Checking up on the Banks: Yet More of the Same
By Joshua Simmons, November 10, 2014
Until Financial Crime Punishments include Individual Prosecutions, Rogue Banks Will Continue to Do as They Please, Writes GFI’s Joshua Simmons
After the recent spate of massive money-laundering, sanctions-busting, and tax-evasion scandals involving large international banks, sometimes it seems more difficult to name a single bank that has not been exposed for wrongdoing than list all those that have. One might think that, having worked their way through so many financial institutions, investigators and prosecutors would be at a loss for what to do next. The banks, though, seem more than willing to provide more work, with many either failing to meet their ends of their settlement agreements, continuing to move money for criminals and tax-evaders, or both.
Standard Chartered, which settled charges in mid-2012 related to its widespread activities violating U.S. sanctions on Iran, Burma, Libya, and Sudan, paid an additional fine this summer for failing to uphold its obligations under the settlement. The bank may now be in line for even more punishment, after new information seems to indicate additional transactions with Iranian entities that weren’t disclosed or admitted in the original settlement. It’s not presently clear whether Standard Chartered retained a relationship with Iranian customers after its settlement in 2012, but it certainly continued to take their money after the initial investigation began.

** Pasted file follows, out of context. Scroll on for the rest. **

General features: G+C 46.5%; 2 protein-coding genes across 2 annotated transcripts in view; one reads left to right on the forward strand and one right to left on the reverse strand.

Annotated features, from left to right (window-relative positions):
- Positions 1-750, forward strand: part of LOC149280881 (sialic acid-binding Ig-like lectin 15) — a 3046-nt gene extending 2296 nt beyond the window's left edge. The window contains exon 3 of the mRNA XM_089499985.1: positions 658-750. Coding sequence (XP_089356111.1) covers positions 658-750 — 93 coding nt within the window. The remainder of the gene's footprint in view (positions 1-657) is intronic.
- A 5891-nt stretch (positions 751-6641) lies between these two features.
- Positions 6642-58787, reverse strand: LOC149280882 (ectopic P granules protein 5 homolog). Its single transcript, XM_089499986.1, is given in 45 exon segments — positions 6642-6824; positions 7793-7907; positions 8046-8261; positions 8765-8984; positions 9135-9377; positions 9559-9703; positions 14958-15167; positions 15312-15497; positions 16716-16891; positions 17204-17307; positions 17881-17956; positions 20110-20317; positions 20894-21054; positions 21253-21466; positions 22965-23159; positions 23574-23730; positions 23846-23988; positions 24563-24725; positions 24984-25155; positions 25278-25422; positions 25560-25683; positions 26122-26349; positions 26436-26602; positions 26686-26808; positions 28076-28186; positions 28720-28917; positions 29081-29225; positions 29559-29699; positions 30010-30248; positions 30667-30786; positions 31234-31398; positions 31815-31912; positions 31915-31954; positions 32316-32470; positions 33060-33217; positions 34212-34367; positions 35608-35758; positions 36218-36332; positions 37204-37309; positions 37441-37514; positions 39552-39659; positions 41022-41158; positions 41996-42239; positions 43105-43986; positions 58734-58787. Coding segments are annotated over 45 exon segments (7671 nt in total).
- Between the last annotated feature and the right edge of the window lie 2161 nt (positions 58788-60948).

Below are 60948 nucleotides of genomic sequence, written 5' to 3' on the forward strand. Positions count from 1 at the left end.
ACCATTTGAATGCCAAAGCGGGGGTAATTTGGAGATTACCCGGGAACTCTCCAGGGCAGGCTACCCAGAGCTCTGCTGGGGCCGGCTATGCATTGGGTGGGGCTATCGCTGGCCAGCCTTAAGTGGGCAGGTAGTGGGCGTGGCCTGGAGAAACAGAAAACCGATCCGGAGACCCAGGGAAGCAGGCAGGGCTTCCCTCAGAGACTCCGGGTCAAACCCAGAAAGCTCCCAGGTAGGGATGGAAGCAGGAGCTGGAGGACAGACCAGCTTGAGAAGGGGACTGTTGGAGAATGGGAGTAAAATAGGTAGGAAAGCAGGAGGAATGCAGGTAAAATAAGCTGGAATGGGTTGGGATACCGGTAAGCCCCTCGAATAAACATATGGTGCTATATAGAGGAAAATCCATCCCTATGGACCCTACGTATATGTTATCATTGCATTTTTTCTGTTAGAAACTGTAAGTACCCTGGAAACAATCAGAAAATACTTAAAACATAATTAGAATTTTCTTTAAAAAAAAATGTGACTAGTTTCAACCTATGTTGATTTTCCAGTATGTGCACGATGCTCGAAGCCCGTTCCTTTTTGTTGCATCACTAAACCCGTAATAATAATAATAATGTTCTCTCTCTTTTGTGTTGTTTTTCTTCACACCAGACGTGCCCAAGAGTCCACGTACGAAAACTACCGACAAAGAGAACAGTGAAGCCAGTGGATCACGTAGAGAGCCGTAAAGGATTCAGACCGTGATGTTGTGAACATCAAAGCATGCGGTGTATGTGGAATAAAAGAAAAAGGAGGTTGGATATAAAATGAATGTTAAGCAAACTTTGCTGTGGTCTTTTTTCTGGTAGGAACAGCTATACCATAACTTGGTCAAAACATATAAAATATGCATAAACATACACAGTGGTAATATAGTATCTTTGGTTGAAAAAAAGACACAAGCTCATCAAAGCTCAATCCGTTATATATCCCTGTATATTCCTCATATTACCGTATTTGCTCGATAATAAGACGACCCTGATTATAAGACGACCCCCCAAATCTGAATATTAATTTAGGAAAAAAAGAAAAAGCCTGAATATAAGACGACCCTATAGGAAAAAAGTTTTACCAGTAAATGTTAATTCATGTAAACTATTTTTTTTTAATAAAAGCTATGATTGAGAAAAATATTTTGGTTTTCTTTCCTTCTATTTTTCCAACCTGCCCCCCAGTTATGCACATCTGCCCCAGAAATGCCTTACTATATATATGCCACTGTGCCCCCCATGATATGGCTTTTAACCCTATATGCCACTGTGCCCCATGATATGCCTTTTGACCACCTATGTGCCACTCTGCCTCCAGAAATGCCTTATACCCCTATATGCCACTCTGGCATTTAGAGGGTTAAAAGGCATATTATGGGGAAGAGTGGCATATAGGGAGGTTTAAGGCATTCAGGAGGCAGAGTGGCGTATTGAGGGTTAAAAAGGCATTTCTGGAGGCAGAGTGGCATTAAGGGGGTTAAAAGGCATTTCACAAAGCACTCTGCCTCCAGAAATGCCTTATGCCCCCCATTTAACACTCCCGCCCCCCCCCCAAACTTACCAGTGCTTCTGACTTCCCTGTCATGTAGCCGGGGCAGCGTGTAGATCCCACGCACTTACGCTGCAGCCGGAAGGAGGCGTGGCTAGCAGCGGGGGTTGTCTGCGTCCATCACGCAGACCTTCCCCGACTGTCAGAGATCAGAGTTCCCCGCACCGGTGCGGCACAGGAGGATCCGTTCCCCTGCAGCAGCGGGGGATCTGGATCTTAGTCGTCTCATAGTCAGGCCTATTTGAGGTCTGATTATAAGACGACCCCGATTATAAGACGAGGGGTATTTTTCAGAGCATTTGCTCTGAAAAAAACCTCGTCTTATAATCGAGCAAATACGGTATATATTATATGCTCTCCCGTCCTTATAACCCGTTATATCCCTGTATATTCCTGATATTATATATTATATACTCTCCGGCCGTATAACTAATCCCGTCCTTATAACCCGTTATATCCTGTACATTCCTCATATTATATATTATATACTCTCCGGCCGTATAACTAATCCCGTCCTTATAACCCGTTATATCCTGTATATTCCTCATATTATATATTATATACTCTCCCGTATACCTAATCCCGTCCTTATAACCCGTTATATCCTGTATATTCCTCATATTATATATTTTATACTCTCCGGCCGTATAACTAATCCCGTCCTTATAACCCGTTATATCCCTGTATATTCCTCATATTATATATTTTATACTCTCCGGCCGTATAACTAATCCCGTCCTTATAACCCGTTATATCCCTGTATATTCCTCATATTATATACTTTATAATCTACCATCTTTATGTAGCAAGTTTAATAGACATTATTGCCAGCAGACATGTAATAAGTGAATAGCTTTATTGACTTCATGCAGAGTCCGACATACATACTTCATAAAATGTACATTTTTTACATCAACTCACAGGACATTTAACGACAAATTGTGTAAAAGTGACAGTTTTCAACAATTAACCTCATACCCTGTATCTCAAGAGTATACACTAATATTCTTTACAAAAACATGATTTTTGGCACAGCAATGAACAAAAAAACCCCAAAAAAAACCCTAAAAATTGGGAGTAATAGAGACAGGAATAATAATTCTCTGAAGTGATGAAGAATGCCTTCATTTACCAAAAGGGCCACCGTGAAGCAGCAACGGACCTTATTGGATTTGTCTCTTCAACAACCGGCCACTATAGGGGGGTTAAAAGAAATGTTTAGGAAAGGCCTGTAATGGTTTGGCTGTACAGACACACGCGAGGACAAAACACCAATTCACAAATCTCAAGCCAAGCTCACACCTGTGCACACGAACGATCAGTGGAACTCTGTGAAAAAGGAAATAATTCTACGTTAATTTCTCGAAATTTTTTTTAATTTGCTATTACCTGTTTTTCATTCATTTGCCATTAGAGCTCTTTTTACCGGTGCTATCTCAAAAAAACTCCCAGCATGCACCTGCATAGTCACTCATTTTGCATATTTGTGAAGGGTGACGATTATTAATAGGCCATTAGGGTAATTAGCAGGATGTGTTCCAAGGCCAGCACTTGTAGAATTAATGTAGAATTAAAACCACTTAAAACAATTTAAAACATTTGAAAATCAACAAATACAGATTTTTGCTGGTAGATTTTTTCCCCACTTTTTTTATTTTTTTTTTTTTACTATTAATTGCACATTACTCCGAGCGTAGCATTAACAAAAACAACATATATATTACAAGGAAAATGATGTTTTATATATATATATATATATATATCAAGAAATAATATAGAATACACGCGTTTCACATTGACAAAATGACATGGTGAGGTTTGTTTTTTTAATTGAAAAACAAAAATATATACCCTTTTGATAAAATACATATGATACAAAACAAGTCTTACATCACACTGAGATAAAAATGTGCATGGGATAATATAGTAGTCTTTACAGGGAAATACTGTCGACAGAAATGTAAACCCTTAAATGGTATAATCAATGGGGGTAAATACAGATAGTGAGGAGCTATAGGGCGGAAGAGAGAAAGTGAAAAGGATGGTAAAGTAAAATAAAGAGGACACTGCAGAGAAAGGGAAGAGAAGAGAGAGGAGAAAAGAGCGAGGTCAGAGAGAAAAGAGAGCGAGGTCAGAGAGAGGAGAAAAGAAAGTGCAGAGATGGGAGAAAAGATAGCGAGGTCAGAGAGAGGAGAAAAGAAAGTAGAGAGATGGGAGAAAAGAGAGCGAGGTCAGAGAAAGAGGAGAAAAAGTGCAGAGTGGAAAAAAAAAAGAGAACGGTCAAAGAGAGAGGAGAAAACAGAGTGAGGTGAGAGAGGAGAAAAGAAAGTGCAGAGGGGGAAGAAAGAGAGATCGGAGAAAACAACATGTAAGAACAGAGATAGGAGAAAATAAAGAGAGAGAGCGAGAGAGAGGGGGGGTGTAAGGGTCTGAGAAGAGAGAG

The list goes on. Western Union settled charges in 2010 that it consistently looked the other way as drug traffickers and other criminals used it to send money around the world, and earlier this year stated that it was unlikely to reach all of its targets under that agreement, needing an extension and drawing the possibility of additional penalties. HSBC agreed to a landmark $1.9 billion fine in 2012 for laundering money for major drug cartels and sanctioned regimes, and seems to be having some trouble complying with its obligations under its agreement. Citigroup may be penalized for the activities of its corruption-riddled Mexican subsidiary. UBS, which settled charges of tax evasion in the U.S. in 2009, is facing an investigation and possible fines in France for the same sort of behavior.
What drives this sort of blatant recidivism, even where agreements and monitoring are in place specifically to prevent such activity from reoccurring? BNP Paribas agreed four months ago to an $8.9 billion settlement on charges of wanton sanctions-evading in Sudan, Iran, and Cuba, a punishment regarded at the time as unprecedentedly hefty. Yet BNP has already returned to profitability—the fine had essentially no effect on the bank’s bottom line. Why wouldn’t a bank engage in criminal activity when they know the penalty isn’t going to hurt?
Until punishments for massive breakdowns in compliance and global financial crime schemes include prosecution of the individuals in banks that enable and perpetrate misbehavior, banks will continue to do as they please, even in the face of massive fines. The apparently continuing failure of prosecutors and regulators to recognize and implement this reality is, frankly, mind-boggling.